Tests conducted by the State of Maine (see FAQ and Clean-Up Instructions) confirm earlier states findings suggesting that under certain conditions mercury vapor released from a broken compact fluorescent lamp can pose a health risk. As a precaution, states like Vermont and Massachusetts are now suggesting removal of carpeting where breakage has occurred where there are infants and pregnant women present. A report MPP released today recommends that sensitive populations should take extra precautions to reduce risks associated with breakage, but says that CFLs generally can and should still be used in everyone’s homes until a nontoxic light bulb becomes available. The report also recommends the adoption of more comprehensive environmental and human health guidelines by decision makers that, in addition to energy-efficiency, address other concerns, including:
- Reduced toxicity while maintaining performance;
- Improved breakage resistance and longer lamp life (which can reduce manufacturing, transportation and disposal impacts);
- Sustainable manufacturing processes (such as the use of encapsulated mercury-dosing technologies);
- Responsible end-of-life management (particularly through producer responsibility in funding lamp collection and retailer collection programs)
- Innovative technologies such as light-emitting diodes (LEDs) that use less- or non-toxic materials, that have significantly longer life, are much more efficient for certain applications, and/or that offer other measurable environmental benefits.
In response to the Maine CFL breakage study, the US EPA has made some changes to its CFL clean up guidance.
However, according to MPP Director Bender, the EPA advice could be readily improved through following new state guidance which 1) recommends against vacuuming and 2) instead favors cleaning up the debris with cardboard and sticky tape and quickly removing it from the home, so as to 3) minimize vaporization of mercury.
As a result of its findings from a November 14, 2007 hearing at which MPP Director Bender testified, the US House Domestic Policy Subcommittee of the Committee on Oversight and Government Reform is conducting an investigation into the work of the Environmental Protection Agency (EPA) to determine if EPA has underestimated mercury emissions related to dental use of mercury. The Subcommittee’s hearing revealed significant disparities between the agency’s data for mercury emissions related to dental use of mercury and other estimates. EPA has even expressed a lack of confidence in some of its estimates. Furthermore, there are a number of other emissions pathways for which EPA has failed to develop any estimates, as the attached letter from the Subcommittee to EPA Administrator Steve Johnson outlines. It its letter, Chairman Dennis Kucinich requests that EPA provide specific information to the Committee no later than Feb.29, 2008.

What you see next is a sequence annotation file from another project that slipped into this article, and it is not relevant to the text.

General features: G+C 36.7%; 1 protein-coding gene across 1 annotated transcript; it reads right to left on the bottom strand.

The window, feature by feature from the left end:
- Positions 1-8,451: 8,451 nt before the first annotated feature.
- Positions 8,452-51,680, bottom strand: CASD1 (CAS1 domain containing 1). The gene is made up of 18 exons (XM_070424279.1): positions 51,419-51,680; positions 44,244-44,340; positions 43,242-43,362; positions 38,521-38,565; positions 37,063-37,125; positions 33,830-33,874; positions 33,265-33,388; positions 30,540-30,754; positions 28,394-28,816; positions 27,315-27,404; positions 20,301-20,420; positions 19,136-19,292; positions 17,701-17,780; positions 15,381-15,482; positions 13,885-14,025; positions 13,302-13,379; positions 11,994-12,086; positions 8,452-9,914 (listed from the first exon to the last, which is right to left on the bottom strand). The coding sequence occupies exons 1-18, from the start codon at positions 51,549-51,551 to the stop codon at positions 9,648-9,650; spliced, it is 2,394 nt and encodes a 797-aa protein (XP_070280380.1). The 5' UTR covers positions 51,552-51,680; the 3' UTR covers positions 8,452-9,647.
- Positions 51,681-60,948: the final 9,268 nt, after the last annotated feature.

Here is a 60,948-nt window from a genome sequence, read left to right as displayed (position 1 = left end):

Advocates applauded the work of a Vermont House Committee which passed out two important bills on mercury that will significantly reduce pollution. The first requires dentists to have patients sign a consent form before receiving any procedure involving mercury amalgam, which informs them of the potential hazards to human health. The second requires a $5 cash incentive be provided by the manufacturer to contractors that turn in mercury-containing thermostats for recycling. “Informed consent will empower Vermonters to just say no to mercury amalgam, and in the process this will help reduce mercury pollution,” said MPP director Bender in a statement. “It also provides patients with the same information that many dentists have already received from manufacturers, which states that ‘The use of amalgam in contraindicated…In children 6 and under….(and)…. in expectant mothers‘”. The news was picked up in a Vermont newspaper.